Nobel Laureate Barry Marshall discovered that peptic ulcers were caused by a bacteria called Helicobacter pylori. He is using the same bacteria to create probiotics and edible vaccines.
Marshall was in Indonesia on March 14 to 16. After giving a lecture at the Eijkman Institute for Molecular Biology in Jakarta, he spoke to Professor David Handojo Muljono, Eijkman’s deputy director for translational research who, like Marshall, is a clinician as well as a scientist.
David: Your discovery of H. pylori as the cause of gastric ulcer was a great contribution to the world. But it did not stop there: you have utilised a pathogen that “gives problems” to humans as a tool to help humans. How did the vaccine development begin?
Barry: The idea of delivering a vaccine with a bacterial vector [the use of bacteria as a vehicle for an element (gene or fragment of interest) of a microorganism by inserting it into the bacteria to induce immunity] has been around for 30 years. The beautiful thing about those vaccines is that you just take them in a drink and it gives you some protection by giving you a very mild infection and generating an antibody response.
But it may not be very effective the second time you have it because your body will quickly eradicate the vaccine strain.
When I looked at some of the data on the AIDS vaccination trials on HIV, it seemed to me the problem was that patients needed lots of boosters. If they have three of four or five or six boosters, maybe they would have enough immunity response to battle the HIV or to protect them from the HIV. But it’s not practical to give so many vaccinations.
At that point we were looking at Helicobacter and thought, well hang on a minute, Helicobacter infects you all your life and most people with Helicobacter don’t have the symptoms. In fact, at any point in time 80% of people feel fine.
We thought if you could put and find a harmless Helicobacter and clone in the HIV vaccine, or whatever vaccine you wanted really, you could give it to somebody and they would have a harmless Helicobacter infection and over many months the antigen will continue to be presented and it will be like having a booster every day.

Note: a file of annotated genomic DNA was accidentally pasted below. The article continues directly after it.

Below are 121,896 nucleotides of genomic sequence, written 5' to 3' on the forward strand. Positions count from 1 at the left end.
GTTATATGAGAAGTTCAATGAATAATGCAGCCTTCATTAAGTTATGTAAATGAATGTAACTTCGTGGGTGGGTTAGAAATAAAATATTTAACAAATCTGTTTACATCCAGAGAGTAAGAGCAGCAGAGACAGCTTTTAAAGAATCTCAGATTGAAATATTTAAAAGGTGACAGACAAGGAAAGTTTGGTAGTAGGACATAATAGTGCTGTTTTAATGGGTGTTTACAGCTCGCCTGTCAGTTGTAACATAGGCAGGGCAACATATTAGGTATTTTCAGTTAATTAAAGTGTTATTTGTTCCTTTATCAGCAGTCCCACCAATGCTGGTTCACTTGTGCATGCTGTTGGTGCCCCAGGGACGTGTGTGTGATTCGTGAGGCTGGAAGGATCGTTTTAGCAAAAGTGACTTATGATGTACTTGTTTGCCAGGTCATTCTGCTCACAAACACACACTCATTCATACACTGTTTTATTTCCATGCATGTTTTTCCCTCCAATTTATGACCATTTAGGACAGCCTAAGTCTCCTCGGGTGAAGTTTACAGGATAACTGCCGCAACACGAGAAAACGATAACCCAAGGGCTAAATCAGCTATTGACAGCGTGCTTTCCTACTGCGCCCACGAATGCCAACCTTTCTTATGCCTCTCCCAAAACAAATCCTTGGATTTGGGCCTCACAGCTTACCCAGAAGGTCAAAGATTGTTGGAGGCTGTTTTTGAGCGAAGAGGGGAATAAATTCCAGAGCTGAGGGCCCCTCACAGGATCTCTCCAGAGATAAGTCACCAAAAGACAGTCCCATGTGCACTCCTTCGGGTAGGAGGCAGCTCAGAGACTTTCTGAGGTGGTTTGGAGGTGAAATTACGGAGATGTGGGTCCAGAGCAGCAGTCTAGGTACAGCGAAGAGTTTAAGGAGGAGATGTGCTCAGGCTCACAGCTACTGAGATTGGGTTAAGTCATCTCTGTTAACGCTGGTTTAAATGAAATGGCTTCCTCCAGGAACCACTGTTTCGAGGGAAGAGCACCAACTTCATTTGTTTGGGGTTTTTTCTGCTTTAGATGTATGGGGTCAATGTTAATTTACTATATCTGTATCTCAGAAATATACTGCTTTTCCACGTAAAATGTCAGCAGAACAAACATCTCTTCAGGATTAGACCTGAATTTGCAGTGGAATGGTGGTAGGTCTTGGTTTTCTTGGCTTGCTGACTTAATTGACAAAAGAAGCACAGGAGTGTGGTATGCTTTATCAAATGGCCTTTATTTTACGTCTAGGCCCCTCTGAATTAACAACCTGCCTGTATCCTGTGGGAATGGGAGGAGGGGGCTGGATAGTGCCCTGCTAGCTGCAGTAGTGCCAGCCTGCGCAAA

It seemed a good idea to try. But we found some of our vaccine strains still were a little bit harmful. So we did not find a totally harmless Helicobacter.
However, I think the door is still open for us to use that strategy in specific diseases and specific antigens.
David: And other diseases such as hepatitis might be possible…
Barry: It’s still a unique idea with possibilities.
There is a good story related to this. When one of our patients developed an ulcer, it convinced us we needed to look at our data more carefully. We noticed in one of our experiments, looking at the immune system, we had a control group which had killed Helicobacter.
And we notice there’s an immune suppression in the killed Helicobacter almost as strong as immune suppression we sometimes see with live Helicobacter.
So, if Helicobacter activates T-regulatory cells and creates some immune suppression and switches the emphasis of the immune system in that way, well the killed Helicobacter seems to have an effect and would be 100% safe without the live [Helicobacter] problem.
So we switched over to that because there was a paper in New York which showed children with Helicobacter have reduced risk of any allergic disease.
And so, at least in mouse models, you can suppress the allergic response in mice with Helicobacter products. Live Helicobacter is the strongest but a little bit dangerous. But killed Helicobacter, we think, are 100% safe and still have a mild suppression to the immune response to allergens in the mouse models.
Now we’re creating a product that’s really an extracted product of H. pylori. We have to kill the H. pylori but the immune system still thinks it’s alive.
In Western countries, food allergies and different kinds of allergies are becoming more and more common in children. We think this kind of product in the first year of life, from six to 12 months for maybe three months' time, given as a food additive or something like an oral medication that children might take easily, might switch the immune system back to the more “stone age” natural one, instead of the child being exposed to all kinds of infections.
David: And what about the vaccine?
Barry: The vaccine, we still have it up our sleeve and it’s going to be useful in special severe cases in different diseases, because certainly the live Helicobacter will be the strongest. But the killed Helicobacter is 100% safe.
David: How has industry responded to these innovations?
Barry: At the moment, it’s going to stay in academic research. The problem with Helicobacter, you probably have one infection in your life and so that means if you have the vaccine, you only need it once.
For a pharmaceutical company a flu vaccine is good because you give it each year. But a vaccine that you only use once in your life that’s not the sort of drug that drug companies get very excited about.
But countries and the World Health Organisation might be interested in that kind of thing. [It’s] still a great research project in principle.
EDITOR’S NOTE: This interview has been edited and condensed.
Authors: The Conversation Contributor